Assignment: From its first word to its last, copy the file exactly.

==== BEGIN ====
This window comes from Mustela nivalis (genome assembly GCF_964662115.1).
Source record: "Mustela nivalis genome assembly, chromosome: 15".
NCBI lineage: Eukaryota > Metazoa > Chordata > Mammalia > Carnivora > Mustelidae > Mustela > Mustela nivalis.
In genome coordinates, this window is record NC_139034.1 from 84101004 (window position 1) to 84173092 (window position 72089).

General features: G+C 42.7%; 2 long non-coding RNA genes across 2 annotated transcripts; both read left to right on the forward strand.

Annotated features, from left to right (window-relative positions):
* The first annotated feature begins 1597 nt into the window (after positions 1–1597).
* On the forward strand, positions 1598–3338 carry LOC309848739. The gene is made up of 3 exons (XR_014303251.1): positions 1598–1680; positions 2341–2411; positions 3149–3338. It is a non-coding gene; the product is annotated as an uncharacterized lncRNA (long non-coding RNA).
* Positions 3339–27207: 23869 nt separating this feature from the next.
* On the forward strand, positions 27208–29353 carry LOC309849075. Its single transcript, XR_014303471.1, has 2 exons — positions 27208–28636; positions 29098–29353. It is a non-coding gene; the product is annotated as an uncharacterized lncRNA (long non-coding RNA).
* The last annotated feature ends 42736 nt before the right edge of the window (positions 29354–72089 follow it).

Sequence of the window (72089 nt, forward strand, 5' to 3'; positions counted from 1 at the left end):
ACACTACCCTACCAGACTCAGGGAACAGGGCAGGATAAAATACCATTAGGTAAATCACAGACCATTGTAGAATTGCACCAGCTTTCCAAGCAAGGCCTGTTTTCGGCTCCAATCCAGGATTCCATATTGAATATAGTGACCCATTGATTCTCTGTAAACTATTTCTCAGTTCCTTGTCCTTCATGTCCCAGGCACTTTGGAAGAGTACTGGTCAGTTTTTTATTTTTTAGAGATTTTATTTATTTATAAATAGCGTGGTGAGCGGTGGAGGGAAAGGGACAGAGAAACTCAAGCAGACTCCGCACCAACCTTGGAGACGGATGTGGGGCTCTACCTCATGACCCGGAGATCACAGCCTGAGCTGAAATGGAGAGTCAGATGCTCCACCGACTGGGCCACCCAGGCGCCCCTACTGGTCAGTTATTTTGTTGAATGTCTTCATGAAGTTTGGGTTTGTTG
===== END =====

This window comes from Mustela nivalis (genome assembly GCF_964662115.1).
Source record: "Mustela nivalis genome assembly, chromosome: 15".
NCBI lineage: Eukaryota > Metazoa > Chordata > Mammalia > Carnivora > Mustelidae > Mustela > Mustela nivalis.
In genome coordinates, this window is record NC_139034.1 from 84101004 (window position 1) to 84173092 (window position 72089).

General features: G+C 42.7%; 2 long non-coding RNA genes across 2 annotated transcripts; both read left to right on the forward strand.

Annotated features, from left to right (window-relative positions):
* The first annotated feature begins 1597 nt into the window (after positions 1–1597).
* On the forward strand, positions 1598–3338 carry LOC309848739. The gene is made up of 3 exons (XR_014303251.1): positions 1598–1680; positions 2341–2411; positions 3149–3338. It is a non-coding gene; the product is annotated as an uncharacterized lncRNA (long non-coding RNA).
* Positions 3339–27207: 23869 nt separating this feature from the next.
* On the forward strand, positions 27208–29353 carry LOC309849075. Its single transcript, XR_014303471.1, has 2 exons — positions 27208–28636; positions 29098–29353. It is a non-coding gene; the product is annotated as an uncharacterized lncRNA (long non-coding RNA).
* The last annotated feature ends 42736 nt before the right edge of the window (positions 29354–72089 follow it).

Sequence of the window (72089 nt, forward strand, 5' to 3'; positions counted from 1 at the left end):
ACACTACCCTACCAGACTCAGGGAACAGGGCAGGATAAAATACCATTAGGTAAATCACAGACCATTGTAGAATTGCACCAGCTTTCCAAGCAAGGCCTGTTTTCGGCTCCAATCCAGGATTCCATATTGAATATAGTGACCCATTGATTCTCTGTAAACTATTTCTCAGTTCCTTGTCCTTCATGTCCCAGGCACTTTGGAAGAGTACTGGTCAGTTTTTTATTTTTTAGAGATTTTATTTATTTATAAATAGCGTGGTGAGCGGTGGAGGGAAAGGGACAGAGAAACTCAAGCAGACTCCGCACCAACCTTGGAGACGGATGTGGGGCTCTACCTCATGACCCGGAGATCACAGCCTGAGCTGAAATGGAGAGTCAGATGCTCCACCGACTGGGCCACCCAGGCGCCCCTACTGGTCAGTTATTTTGTTGAATGTCTTCATGAAGTTTGGGTTTGTTG